People often ask me what the is the most important kitchen tool to own. The answer is simple: a sharp knife. Many interpret this to mean an expensive knife and start rattling off German or Japanese brand names, but I stop them. An expensive knife cuts just the same as a less expensive one. Before working in a professional kitchen, I had the same opinion about knives. Lured by celebrity chefs and advertisements in culinary magazines I longed for a Henckles or a Nesmuk Jahrhundertmesser and I was under the impression that commercial kitchens used them. I was wrong! Professional chefs prefer cheaper knives for several reasons:
An expensive knife is just that…expensive! Typically, more than one is needed in a professional kitchen and low margins dictate that spending hundreds and thousands of dollars on an expensive knife is out of the question.
The handling and care for an expensive knife requires time and a professional kitchen environment is hectic and fast paced. There is no time to carefully clean and treat the knife between uses. The dish washer typically does not know that a knife should be hand washed and often just run it through the dishwasher.
Contrary to popular belief chefs don’t carry around a suitcase of knives and they don’t stop to switch knives between butchering a side of beef and dicing onions. They typically use the same knife stopping only to wipe it off or quickly rinse it between uses.
Knives get used and abused in a kitchen. They often break especially when used improperly to cut through bone. Sure, the chefs know that a cleaver is recommended to cut through bone but in the mad rush of service he/she grabs the nearest tool which often is a simple chef’s knife.
Knives get lost and are sometimes thrown away accidently. I have seen kitchen staff go through the garbage looking for a discarded knife. In a busy kitchen this happens more than you would think possible.
So, what do they use? Most professional kitchens use inexpensive knives which they don’t actually own. The subscribe to a knife service that utilizes inexpensive brands. The service delivers knives to the restaurant and switches them out on a schedule. Most busy kitchens do this on a weekly basis. The service ensures that the restaurant kitchen always has a steady supply of quality sharpened knives. The knives they use are a tradeoff. The blade itself is high quality stainless steel that can withstand a fair amount of abuse, but the handle is plastic. The tradeoff is that the knives are strong and durable where it counts: the blade. The plastic hand saves money and lightens the weight of the knife. The handle is usually roughly finished allowing for tight gripping when greasy. Apart from being inexpensive the service ensures that kitchen staff always have sharp knives. The most important aspect of a knife is its sharpness. A dull knife is useless and dangerous. Most knife accidents happen because of a dull blade.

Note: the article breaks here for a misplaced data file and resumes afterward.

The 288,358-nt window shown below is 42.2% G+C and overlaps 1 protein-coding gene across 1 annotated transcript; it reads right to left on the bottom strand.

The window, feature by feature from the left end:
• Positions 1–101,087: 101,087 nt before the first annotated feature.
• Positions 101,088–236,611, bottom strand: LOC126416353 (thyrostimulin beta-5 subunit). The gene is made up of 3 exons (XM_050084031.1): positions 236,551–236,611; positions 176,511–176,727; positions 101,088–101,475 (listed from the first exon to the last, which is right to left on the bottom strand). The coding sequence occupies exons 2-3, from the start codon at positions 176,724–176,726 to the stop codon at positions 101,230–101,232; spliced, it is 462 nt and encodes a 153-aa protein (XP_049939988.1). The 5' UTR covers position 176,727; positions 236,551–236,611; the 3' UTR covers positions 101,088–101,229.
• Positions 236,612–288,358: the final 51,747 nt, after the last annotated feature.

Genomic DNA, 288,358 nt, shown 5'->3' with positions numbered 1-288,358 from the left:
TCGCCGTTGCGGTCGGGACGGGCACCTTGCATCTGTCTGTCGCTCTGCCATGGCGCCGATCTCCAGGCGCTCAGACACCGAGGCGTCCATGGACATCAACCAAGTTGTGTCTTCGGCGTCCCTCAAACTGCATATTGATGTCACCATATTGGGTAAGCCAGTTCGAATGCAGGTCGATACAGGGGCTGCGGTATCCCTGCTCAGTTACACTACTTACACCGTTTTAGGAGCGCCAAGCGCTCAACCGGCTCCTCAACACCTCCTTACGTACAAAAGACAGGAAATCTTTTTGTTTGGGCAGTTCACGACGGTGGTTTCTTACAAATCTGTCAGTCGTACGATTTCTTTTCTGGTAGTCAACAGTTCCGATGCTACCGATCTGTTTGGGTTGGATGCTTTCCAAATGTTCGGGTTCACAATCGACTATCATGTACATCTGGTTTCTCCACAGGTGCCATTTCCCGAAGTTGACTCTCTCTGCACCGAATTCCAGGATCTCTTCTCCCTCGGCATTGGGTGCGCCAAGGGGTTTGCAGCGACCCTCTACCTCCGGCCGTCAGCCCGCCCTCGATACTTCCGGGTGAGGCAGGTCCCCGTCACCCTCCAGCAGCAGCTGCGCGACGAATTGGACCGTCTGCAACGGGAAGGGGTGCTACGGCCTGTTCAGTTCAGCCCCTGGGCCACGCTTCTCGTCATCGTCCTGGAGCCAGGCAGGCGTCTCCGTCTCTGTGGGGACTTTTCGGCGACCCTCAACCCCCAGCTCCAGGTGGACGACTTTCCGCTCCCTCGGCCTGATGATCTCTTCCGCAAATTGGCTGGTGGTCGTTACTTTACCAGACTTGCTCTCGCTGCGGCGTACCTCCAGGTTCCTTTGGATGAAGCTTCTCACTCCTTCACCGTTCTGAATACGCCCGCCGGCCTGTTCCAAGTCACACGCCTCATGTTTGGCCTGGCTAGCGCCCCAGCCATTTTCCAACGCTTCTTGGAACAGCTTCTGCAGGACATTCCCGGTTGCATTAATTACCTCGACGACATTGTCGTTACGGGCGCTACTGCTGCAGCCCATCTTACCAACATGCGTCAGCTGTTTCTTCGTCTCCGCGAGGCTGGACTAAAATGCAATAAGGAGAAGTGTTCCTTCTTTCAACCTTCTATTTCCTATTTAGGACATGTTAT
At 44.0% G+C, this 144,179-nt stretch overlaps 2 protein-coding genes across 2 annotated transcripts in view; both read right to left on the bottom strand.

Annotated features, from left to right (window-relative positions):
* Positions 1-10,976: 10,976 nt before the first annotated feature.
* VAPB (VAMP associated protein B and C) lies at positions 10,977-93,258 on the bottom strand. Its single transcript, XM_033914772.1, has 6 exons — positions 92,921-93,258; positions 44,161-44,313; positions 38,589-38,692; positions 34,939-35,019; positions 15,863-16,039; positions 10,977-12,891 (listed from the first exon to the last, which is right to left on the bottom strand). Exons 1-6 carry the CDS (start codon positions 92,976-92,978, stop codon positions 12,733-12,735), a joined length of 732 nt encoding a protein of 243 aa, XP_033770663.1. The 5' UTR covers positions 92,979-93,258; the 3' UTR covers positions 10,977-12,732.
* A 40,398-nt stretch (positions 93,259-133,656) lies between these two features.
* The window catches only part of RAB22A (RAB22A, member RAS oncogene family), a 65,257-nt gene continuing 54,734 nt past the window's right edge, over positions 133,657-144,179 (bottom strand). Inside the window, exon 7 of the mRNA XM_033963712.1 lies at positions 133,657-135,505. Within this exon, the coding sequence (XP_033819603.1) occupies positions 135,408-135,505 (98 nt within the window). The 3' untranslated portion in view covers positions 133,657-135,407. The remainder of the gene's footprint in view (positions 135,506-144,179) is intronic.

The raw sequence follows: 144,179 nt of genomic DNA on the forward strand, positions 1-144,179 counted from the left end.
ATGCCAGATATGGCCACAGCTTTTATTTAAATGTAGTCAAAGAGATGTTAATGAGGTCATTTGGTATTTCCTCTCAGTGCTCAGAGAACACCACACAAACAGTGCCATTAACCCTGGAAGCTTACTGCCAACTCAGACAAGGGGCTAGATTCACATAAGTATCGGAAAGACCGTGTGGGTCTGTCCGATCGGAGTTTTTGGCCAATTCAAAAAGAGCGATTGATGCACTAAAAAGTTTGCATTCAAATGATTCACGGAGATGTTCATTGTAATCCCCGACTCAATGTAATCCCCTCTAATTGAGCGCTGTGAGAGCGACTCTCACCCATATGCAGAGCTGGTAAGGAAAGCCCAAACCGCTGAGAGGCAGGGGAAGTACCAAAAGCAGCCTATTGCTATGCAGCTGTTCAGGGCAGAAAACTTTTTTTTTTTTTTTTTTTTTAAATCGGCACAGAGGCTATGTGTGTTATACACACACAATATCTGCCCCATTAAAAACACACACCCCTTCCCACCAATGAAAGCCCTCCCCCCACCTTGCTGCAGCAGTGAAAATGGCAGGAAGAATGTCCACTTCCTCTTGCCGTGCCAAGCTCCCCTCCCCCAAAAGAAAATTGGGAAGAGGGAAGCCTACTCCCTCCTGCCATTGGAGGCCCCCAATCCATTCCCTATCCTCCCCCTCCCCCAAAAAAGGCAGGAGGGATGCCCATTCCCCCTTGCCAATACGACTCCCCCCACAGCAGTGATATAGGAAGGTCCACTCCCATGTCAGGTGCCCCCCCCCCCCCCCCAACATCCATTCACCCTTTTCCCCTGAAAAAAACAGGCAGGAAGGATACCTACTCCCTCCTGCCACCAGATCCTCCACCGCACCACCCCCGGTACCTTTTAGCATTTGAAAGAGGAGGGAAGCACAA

So what does this mean for the home cook? You can recreate this knife service in your home by following these easy steps:
Purchase several inexpensive butchers’ knives. Don’t pay more than $50 for each. I have four but a minimum of two is recommended.
Purchase matching knife guards for each knife.
With the money you save from buying inexpensive knives purchase a good quality electric knife sharpener. I prefer the Chef’sChoice 15 Trizor XV EdgeSelect Professional Electric Knife Sharpener which can be purchased for $160. I am sure there are a bunch of macho men beating their chest and waxing on about how they can sharpen a knife on a stone. I am not a macho man. I am a nerd who in my middle age needs reading glasses to see small objects. I am no good at sharpening a knife on a stone. This gadget allows me to quickly and safely sharpen a knife.
Only use the knives for cutting through animal protein, vegetables and fruits. For heavier jobs use a cleaver and for delicate cutting use a paring knife.
Before using the knife hone it on a honing steel device. A knife honing tool is that gadget you see in a knife set that most people think is a knife sharpener. It doesn’t really sharpen the knife. It is meant to refresh the edge of the blade between uses so that it maintains the edge and sharp angle of the blade. Honing a knife keeps the sharpness of the blade for a longer period of time.
Wash the knives with soapy warm water. Never run the knives in the dishwasher since high temperatures dull the blade and will eventually deteriorate the handle.
When not in use store the knives in the knife guard or sheath it in a knife stand. This prevents it from chipping if it falls or is rattling around in your kitchen drawer. Sheathing or “guarding” the knife also prevents accidents because an exposed blade is dangerous.
Once every week sharpen the knives according to the sharpener instructions.
Do this for all knives…even serrated ones. An electric knife sharpener is multi-purpose and can be used for all your knives.